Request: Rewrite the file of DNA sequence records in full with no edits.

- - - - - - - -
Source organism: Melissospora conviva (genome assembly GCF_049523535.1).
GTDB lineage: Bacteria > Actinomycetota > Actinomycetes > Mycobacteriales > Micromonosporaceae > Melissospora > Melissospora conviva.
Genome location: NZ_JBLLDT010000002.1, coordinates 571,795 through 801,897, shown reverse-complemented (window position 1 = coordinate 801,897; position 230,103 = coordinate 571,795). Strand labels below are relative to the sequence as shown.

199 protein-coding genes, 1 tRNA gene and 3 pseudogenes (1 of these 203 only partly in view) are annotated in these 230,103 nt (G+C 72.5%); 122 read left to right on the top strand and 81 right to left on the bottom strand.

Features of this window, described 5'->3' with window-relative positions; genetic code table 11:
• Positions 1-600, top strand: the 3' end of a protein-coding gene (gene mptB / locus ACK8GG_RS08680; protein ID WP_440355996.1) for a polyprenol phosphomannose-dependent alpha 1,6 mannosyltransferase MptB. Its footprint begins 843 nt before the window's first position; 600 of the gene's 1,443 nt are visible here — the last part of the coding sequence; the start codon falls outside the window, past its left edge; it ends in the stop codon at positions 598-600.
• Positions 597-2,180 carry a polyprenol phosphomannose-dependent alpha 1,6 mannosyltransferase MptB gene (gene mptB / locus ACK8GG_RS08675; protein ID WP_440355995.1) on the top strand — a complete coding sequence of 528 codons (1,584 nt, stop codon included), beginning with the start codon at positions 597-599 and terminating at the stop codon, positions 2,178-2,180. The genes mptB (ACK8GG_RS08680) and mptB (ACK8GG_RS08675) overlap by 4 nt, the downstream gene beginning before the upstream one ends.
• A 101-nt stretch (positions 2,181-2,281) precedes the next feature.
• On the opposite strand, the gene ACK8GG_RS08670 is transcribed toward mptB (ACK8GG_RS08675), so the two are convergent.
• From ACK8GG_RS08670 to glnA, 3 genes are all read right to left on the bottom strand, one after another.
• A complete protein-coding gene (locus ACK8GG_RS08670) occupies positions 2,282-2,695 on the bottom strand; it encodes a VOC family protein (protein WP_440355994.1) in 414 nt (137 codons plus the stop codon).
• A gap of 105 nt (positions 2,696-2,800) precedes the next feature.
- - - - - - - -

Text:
Source organism: Melissospora conviva (genome assembly GCF_049523535.1).
GTDB lineage: Bacteria > Actinomycetota > Actinomycetes > Mycobacteriales > Micromonosporaceae > Melissospora > Melissospora conviva.
Genome location: NZ_JBLLDT010000002.1, coordinates 571,795 through 801,897, shown reverse-complemented (window position 1 = coordinate 801,897; position 230,103 = coordinate 571,795). Strand labels below are relative to the sequence as shown.

199 protein-coding genes, 1 tRNA gene and 3 pseudogenes (1 of these 203 only partly in view) are annotated in these 230,103 nt (G+C 72.5%); 122 read left to right on the top strand and 81 right to left on the bottom strand.

Features of this window, described 5'->3' with window-relative positions; genetic code table 11:
• Positions 1-600, top strand: the 3' end of a protein-coding gene (gene mptB / locus ACK8GG_RS08680; protein ID WP_440355996.1) for a polyprenol phosphomannose-dependent alpha 1,6 mannosyltransferase MptB. Its footprint begins 843 nt before the window's first position; 600 of the gene's 1,443 nt are visible here — the last part of the coding sequence; the start codon falls outside the window, past its left edge; it ends in the stop codon at positions 598-600.
• Positions 597-2,180 carry a polyprenol phosphomannose-dependent alpha 1,6 mannosyltransferase MptB gene (gene mptB / locus ACK8GG_RS08675; protein ID WP_440355995.1) on the top strand — a complete coding sequence of 528 codons (1,584 nt, stop codon included), beginning with the start codon at positions 597-599 and terminating at the stop codon, positions 2,178-2,180. The genes mptB (ACK8GG_RS08680) and mptB (ACK8GG_RS08675) overlap by 4 nt, the downstream gene beginning before the upstream one ends.
• A 101-nt stretch (positions 2,181-2,281) precedes the next feature.
• On the opposite strand, the gene ACK8GG_RS08670 is transcribed toward mptB (ACK8GG_RS08675), so the two are convergent.
• From ACK8GG_RS08670 to glnA, 3 genes are all read right to left on the bottom strand, one after another.
• A complete protein-coding gene (locus ACK8GG_RS08670) occupies positions 2,282-2,695 on the bottom strand; it encodes a VOC family protein (protein WP_440355994.1) in 414 nt (137 codons plus the stop codon).
• A gap of 105 nt (positions 2,696-2,800) precedes the next feature.